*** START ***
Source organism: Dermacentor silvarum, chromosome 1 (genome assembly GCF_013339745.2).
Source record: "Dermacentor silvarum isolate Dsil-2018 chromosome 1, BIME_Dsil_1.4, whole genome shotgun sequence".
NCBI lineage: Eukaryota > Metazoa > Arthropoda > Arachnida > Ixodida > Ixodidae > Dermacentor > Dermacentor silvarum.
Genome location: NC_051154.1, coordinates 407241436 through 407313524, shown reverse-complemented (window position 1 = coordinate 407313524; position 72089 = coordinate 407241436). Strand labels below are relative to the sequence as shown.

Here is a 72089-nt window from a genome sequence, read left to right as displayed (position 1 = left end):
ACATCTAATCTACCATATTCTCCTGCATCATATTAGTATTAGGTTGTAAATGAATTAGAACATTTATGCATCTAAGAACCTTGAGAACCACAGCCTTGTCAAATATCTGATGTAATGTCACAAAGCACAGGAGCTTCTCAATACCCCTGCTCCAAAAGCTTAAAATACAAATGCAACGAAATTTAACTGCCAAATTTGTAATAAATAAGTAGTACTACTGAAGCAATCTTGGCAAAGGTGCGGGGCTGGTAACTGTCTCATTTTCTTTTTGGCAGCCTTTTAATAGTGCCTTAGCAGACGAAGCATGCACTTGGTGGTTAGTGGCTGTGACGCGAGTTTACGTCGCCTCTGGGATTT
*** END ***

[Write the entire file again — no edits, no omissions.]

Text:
Source organism: Dermacentor silvarum, chromosome 1 (genome assembly GCF_013339745.2).
Source record: "Dermacentor silvarum isolate Dsil-2018 chromosome 1, BIME_Dsil_1.4, whole genome shotgun sequence".
NCBI lineage: Eukaryota > Metazoa > Arthropoda > Arachnida > Ixodida > Ixodidae > Dermacentor > Dermacentor silvarum.
Genome location: NC_051154.1, coordinates 407241436 through 407313524, shown reverse-complemented (window position 1 = coordinate 407313524; position 72089 = coordinate 407241436). Strand labels below are relative to the sequence as shown.

Here is a 72089-nt window from a genome sequence, read left to right as displayed (position 1 = left end):
ACATCTAATCTACCATATTCTCCTGCATCATATTAGTATTAGGTTGTAAATGAATTAGAACATTTATGCATCTAAGAACCTTGAGAACCACAGCCTTGTCAAATATCTGATGTAATGTCACAAAGCACAGGAGCTTCTCAATACCCCTGCTCCAAAAGCTTAAAATACAAATGCAACGAAATTTAACTGCCAAATTTGTAATAAATAAGTAGTACTACTGAAGCAATCTTGGCAAAGGTGCGGGGCTGGTAACTGTCTCATTTTCTTTTTGGCAGCCTTTTAATAGTGCCTTAGCAGACGAAGCATGCACTTGGTGGTTAGTGGCTGTGACGCGAGTTTACGTCGCCTCTGGGATTT